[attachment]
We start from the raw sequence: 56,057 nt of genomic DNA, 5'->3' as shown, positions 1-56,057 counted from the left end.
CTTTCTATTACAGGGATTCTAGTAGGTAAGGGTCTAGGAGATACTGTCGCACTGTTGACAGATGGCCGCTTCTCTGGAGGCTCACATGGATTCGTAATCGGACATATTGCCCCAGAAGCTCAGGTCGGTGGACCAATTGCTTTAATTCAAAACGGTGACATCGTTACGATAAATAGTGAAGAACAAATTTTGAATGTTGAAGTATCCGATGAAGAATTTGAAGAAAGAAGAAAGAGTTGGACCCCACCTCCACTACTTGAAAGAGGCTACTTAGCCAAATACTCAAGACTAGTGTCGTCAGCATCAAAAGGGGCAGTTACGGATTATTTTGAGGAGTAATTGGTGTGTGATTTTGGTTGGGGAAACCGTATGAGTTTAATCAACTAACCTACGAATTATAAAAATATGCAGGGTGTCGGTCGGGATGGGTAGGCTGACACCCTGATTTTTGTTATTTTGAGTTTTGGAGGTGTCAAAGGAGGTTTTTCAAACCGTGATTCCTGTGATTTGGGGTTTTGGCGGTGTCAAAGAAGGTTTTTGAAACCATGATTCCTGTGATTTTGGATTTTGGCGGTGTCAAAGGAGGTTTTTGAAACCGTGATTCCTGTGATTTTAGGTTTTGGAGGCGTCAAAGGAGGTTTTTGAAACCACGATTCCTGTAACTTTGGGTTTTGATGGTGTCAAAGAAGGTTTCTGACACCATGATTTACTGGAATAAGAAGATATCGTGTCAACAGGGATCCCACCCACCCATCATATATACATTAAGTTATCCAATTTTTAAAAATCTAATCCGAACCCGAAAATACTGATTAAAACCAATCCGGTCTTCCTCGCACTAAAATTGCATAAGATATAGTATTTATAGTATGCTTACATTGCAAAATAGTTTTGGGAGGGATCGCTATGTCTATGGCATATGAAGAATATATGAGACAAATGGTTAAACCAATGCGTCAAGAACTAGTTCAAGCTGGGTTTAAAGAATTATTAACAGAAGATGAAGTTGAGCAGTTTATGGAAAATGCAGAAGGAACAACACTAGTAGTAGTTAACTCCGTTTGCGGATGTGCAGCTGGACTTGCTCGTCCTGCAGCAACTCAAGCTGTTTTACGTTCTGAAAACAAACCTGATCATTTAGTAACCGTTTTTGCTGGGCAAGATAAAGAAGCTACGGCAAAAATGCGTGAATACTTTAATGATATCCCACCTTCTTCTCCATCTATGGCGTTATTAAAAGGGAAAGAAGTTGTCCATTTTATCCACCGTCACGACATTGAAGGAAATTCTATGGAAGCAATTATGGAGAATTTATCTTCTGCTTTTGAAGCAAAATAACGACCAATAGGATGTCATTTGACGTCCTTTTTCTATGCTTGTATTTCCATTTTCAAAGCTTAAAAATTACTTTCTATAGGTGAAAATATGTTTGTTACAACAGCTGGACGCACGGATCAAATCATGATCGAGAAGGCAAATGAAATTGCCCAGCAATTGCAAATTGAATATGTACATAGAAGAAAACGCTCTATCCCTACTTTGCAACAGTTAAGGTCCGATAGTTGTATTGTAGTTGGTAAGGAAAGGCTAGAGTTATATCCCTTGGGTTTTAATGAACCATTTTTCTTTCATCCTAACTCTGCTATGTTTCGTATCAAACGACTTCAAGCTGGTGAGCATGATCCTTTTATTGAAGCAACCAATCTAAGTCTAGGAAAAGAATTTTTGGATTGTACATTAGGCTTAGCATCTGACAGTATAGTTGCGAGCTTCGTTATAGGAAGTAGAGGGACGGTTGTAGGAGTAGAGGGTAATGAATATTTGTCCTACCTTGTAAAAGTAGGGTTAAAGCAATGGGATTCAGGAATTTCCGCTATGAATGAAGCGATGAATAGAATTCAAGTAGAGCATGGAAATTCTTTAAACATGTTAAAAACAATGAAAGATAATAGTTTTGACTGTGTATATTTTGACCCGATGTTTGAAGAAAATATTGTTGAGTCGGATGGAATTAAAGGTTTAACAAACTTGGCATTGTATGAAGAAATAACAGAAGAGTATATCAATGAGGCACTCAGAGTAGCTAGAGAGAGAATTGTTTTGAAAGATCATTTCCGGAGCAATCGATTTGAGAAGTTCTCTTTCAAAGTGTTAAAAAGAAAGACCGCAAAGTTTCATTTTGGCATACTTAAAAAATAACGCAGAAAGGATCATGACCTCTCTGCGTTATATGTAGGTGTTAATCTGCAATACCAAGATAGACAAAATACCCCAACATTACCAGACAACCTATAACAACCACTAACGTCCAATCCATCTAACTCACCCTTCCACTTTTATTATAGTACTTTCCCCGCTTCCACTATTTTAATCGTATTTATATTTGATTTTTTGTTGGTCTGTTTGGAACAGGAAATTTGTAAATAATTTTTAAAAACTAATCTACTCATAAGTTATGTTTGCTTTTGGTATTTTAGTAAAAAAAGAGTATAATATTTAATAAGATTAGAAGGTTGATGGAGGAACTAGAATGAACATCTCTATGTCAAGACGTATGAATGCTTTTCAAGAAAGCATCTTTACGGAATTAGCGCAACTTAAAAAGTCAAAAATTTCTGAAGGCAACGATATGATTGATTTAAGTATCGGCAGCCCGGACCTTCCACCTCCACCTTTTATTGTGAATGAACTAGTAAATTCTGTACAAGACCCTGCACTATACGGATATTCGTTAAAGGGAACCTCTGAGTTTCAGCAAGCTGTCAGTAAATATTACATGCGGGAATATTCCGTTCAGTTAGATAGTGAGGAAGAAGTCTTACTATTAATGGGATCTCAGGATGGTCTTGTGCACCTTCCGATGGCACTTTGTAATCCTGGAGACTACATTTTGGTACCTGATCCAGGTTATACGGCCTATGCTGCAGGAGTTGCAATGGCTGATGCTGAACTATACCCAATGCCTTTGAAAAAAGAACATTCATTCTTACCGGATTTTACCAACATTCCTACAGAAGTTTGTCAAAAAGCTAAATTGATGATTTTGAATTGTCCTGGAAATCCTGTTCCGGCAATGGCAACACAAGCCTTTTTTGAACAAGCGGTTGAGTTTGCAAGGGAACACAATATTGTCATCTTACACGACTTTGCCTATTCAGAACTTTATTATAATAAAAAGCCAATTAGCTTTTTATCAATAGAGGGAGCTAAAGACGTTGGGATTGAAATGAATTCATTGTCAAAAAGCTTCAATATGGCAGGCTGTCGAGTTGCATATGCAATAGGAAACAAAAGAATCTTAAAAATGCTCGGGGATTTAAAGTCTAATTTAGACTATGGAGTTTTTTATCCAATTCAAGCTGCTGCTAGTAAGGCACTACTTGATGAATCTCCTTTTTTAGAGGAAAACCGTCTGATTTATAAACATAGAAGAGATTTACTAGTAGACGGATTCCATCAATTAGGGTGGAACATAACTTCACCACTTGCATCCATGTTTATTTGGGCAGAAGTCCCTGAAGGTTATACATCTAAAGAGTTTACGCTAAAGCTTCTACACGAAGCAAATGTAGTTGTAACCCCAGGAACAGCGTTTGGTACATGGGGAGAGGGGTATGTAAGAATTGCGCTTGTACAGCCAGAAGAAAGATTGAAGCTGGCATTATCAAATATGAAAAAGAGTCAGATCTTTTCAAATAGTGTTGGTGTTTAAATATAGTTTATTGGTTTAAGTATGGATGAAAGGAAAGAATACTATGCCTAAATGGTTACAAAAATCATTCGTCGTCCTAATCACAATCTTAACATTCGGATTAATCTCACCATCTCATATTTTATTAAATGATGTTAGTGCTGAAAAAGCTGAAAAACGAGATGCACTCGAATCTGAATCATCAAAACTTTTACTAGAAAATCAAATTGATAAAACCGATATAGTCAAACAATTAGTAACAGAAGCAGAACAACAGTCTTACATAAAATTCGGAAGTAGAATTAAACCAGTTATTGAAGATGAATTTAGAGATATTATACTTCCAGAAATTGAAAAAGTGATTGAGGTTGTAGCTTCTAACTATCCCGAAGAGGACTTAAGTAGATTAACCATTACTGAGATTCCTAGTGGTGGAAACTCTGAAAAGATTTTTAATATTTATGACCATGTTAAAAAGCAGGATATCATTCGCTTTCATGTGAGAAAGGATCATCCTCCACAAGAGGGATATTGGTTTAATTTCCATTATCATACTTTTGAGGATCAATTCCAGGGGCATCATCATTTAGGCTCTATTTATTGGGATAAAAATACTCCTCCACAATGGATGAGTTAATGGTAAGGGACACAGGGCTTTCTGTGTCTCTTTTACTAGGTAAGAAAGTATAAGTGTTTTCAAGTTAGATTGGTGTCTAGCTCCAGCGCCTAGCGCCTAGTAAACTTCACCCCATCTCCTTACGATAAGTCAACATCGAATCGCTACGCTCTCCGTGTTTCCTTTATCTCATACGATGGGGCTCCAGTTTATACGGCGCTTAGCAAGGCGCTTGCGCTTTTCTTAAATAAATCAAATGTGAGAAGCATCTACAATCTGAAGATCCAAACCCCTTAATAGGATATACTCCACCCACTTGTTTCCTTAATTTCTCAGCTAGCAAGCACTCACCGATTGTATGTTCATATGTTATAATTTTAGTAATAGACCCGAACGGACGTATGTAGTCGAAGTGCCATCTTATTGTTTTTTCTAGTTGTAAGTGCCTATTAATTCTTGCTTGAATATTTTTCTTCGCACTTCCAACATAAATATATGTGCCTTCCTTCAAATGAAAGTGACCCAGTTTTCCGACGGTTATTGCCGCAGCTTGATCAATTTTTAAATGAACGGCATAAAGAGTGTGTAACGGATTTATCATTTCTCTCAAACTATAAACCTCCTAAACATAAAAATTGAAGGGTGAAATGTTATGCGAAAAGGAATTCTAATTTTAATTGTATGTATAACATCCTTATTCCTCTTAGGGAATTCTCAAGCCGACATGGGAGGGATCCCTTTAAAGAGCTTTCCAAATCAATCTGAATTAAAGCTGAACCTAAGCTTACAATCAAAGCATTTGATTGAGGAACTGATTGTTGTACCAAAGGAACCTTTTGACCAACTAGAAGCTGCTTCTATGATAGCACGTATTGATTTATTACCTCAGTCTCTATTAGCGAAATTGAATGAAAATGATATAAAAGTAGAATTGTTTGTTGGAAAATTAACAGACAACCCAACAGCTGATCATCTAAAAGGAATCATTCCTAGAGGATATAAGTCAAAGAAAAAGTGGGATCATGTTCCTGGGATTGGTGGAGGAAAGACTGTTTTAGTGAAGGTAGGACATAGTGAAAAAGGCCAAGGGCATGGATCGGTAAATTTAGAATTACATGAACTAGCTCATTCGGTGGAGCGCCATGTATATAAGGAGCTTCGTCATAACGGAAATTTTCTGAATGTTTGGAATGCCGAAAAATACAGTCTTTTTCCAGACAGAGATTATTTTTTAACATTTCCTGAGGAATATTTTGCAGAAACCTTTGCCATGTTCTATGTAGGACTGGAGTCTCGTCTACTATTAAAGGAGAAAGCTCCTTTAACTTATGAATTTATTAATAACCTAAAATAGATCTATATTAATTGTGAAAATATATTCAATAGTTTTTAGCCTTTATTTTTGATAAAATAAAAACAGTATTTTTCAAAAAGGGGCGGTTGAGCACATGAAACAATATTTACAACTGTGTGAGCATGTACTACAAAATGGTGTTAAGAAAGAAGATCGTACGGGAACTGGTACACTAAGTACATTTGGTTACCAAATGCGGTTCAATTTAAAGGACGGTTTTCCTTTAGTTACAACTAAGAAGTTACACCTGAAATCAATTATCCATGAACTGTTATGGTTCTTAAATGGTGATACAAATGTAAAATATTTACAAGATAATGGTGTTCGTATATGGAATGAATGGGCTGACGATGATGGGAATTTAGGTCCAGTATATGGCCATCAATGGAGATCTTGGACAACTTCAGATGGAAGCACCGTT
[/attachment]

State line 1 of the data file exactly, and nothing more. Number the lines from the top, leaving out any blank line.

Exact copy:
We start from the raw sequence: 56,057 nt of genomic DNA, 5'->3' as shown, positions 1-56,057 counted from the left end.